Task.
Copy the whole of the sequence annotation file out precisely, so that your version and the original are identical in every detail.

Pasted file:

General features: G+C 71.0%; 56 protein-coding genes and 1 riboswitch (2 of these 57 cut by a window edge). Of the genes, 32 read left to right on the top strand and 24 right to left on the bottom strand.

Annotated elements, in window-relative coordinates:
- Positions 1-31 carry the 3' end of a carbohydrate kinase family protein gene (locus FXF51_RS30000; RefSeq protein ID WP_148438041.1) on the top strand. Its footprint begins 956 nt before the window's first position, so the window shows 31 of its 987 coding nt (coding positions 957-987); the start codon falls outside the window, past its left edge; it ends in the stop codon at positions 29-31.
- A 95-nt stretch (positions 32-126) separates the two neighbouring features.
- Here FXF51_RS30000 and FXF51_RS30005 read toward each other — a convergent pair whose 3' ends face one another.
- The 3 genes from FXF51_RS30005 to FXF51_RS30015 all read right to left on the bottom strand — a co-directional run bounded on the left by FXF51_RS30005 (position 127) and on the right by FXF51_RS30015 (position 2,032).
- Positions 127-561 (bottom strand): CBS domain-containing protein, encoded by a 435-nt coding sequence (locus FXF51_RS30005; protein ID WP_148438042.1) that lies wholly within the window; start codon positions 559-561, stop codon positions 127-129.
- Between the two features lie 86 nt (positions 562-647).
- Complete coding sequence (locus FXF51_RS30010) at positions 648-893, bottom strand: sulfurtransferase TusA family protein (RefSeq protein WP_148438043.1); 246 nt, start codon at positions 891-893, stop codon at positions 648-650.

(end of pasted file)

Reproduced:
General features: G+C 71.0%; 56 protein-coding genes and 1 riboswitch (2 of these 57 cut by a window edge). Of the genes, 32 read left to right on the top strand and 24 right to left on the bottom strand.

Annotated elements, in window-relative coordinates:
- Positions 1-31 carry the 3' end of a carbohydrate kinase family protein gene (locus FXF51_RS30000; RefSeq protein ID WP_148438041.1) on the top strand. Its footprint begins 956 nt before the window's first position, so the window shows 31 of its 987 coding nt (coding positions 957-987); the start codon falls outside the window, past its left edge; it ends in the stop codon at positions 29-31.
- A 95-nt stretch (positions 32-126) separates the two neighbouring features.
- Here FXF51_RS30000 and FXF51_RS30005 read toward each other — a convergent pair whose 3' ends face one another.
- The 3 genes from FXF51_RS30005 to FXF51_RS30015 all read right to left on the bottom strand — a co-directional run bounded on the left by FXF51_RS30005 (position 127) and on the right by FXF51_RS30015 (position 2,032).
- Positions 127-561 (bottom strand): CBS domain-containing protein, encoded by a 435-nt coding sequence (locus FXF51_RS30005; protein ID WP_148438042.1) that lies wholly within the window; start codon positions 559-561, stop codon positions 127-129.
- Between the two features lie 86 nt (positions 562-647).
- Complete coding sequence (locus FXF51_RS30010) at positions 648-893, bottom strand: sulfurtransferase TusA family protein (RefSeq protein WP_148438043.1); 246 nt, start codon at positions 891-893, stop codon at positions 648-650.